Production in developing countries during 1995/96 was relatively good and imports have held up, probably reflecting heavier than usual purchases earlier in the year when prices were significantly lower. However, food security in many of these countries has been adversely affected by the recent upheavals in world cereals markets. Per caput consumption of cereals fell in over half the LIFDCs in 1995/96 with significant falls (exceeding 3 percent) occurring in one fifth of these countries. The decreases are partly on account of lower imports; however, even where imports rose they were not always sufficient to prevent a fall in consumption. Also, these increased imports have come at higher prices and with a smaller component of food aid and other concessional exports. As a consequence, cereal import bills have risen much more than could have been expected: those of the LIFDCs rising by over U.S.$ 7 billion or 75 percent since the 1994/95 season (or marketing year) and by U.S.$ 3.4 billion over the year ending with June 1996.
The extent to which the recent price surge may lead to any significant revisions of projections for 2010 depends on whether the factors behind these recent events represent transient or permanent changes in the world cereals economy. First, the production declines in the economies in transition are likely to be reversed and it is expected that these countries will eventually be on the projected path for 2010. However, as foreseen in the WAT2010 Study, part of the decline in the regions apparent consumption (mostly in feed and waste) are likely to prove permanent. The combination of the transient (production) and permanent (utilization) could well lead to the emergence of the region as a net exporter, a possibility foreseen in the Study.
Second, there is some evidence for faster demand growth in some countries, particularly in Asia where income growth is now assessed at 6.9 percent a year in East Asia and 3.7 percent a year in South Asia (1996-2005) instead of 5.7 percent and 3.0 percent a year, respectively, assumed in WAT2010. This would most likely lead to higher consumption and imports for these countries. However, such higher imports may be largely offset by increased exports from the countries in transition.
Third, there is no hard evidence that weather-induced production shortfalls are likely to be more frequent in the future than in the past, nor that weather may affect the foreseen trend in production per se. Therefore, there is no compelling reason to assume that the projected world production around 2010 needs to be revised for this reason alone.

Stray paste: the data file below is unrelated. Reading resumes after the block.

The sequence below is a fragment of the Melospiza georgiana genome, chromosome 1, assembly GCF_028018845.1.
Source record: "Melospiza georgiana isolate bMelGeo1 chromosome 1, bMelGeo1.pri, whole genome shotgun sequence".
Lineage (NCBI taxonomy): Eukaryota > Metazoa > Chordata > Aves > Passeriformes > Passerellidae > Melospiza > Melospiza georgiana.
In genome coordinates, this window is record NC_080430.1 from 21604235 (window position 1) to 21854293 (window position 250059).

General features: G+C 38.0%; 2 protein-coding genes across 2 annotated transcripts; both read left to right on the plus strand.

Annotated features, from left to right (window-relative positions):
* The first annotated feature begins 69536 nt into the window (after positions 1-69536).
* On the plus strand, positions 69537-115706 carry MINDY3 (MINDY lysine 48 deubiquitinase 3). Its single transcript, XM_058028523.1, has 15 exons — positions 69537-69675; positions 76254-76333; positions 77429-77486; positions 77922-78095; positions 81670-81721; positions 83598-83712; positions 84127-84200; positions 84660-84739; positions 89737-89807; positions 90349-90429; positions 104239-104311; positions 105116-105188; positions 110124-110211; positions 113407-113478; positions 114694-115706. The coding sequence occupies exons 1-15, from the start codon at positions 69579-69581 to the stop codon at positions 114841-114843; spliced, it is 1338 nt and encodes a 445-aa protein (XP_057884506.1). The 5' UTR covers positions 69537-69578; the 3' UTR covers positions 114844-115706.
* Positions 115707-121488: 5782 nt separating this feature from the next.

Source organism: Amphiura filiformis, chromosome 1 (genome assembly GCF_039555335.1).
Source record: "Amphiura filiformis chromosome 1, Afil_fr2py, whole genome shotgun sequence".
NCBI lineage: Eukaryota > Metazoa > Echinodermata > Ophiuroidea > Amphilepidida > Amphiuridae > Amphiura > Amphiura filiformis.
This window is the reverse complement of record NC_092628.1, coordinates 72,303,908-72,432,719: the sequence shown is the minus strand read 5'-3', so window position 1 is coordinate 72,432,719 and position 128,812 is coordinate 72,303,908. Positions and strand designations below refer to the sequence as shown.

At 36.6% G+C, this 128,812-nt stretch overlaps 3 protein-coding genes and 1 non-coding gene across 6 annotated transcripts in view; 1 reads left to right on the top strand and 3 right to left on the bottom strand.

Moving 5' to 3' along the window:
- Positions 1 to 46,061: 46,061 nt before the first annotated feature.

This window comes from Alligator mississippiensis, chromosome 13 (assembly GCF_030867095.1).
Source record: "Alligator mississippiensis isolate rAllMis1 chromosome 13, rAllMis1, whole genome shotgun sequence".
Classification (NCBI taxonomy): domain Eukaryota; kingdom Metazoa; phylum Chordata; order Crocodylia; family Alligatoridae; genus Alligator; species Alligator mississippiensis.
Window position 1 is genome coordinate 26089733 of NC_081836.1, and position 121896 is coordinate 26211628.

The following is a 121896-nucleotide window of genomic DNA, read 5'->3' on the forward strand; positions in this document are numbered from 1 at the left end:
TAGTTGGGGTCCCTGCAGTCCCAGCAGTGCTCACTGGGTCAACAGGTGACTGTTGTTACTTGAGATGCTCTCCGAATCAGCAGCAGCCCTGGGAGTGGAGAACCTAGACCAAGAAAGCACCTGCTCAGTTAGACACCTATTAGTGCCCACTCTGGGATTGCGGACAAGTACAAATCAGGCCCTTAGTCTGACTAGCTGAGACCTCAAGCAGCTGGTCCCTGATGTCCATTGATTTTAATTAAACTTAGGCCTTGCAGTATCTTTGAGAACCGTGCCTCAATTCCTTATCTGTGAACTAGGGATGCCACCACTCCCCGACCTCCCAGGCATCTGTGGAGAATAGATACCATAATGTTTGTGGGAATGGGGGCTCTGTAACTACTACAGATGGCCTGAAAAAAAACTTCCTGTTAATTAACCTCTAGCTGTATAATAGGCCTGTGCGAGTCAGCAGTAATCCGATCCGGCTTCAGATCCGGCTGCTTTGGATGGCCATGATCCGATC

However, whatever the pattern of weather induced fluctuations in the future, their importance for world markets must be examined in conjunction with the decline in Government cereal stocks, and the overall drop in total carryover to their lowest level vis-à-vis consumption since the world food crisis in the early seventies. This is indeed a factor that may prove to be a structural change in the world cereals economy. There is at least a risk that for this reason the world cereals markets could become more volatile in the future despite the stabilizing effect of an increasingly liberalized trading system. The magnitude of this risk is a moot point at the moment but it is the subject, together with the required measures to safeguard world food security, of particular attention by FAO.
Unfortunately, the recent developments in the world cereal market provide no compelling reason for considering that the production levels of the world and the major regions identified here are likely to be significantly different from the Studys pessimistic conclusions for world food security. The major factors responsible for the divergencies of recent outcomes from those implied by a smooth projection path are reversible [ Measured from the depressed levels of the latest 2-year average (1995 and forecast 1996) the growth rate of world production to 2010 would need to be 1.9 percent a year.] . But the risk of increased price volatility would perhaps prove to be a more permanent change in the system, which could call for appropriate policy responses. For the moment, the paramount food security problem in overall terms remains as identified in the Study: too sluggish a pace of improvement in raising per caput consumption in the developing countries as a whole, and outright stagnation or deterioration in several of the most needy ones.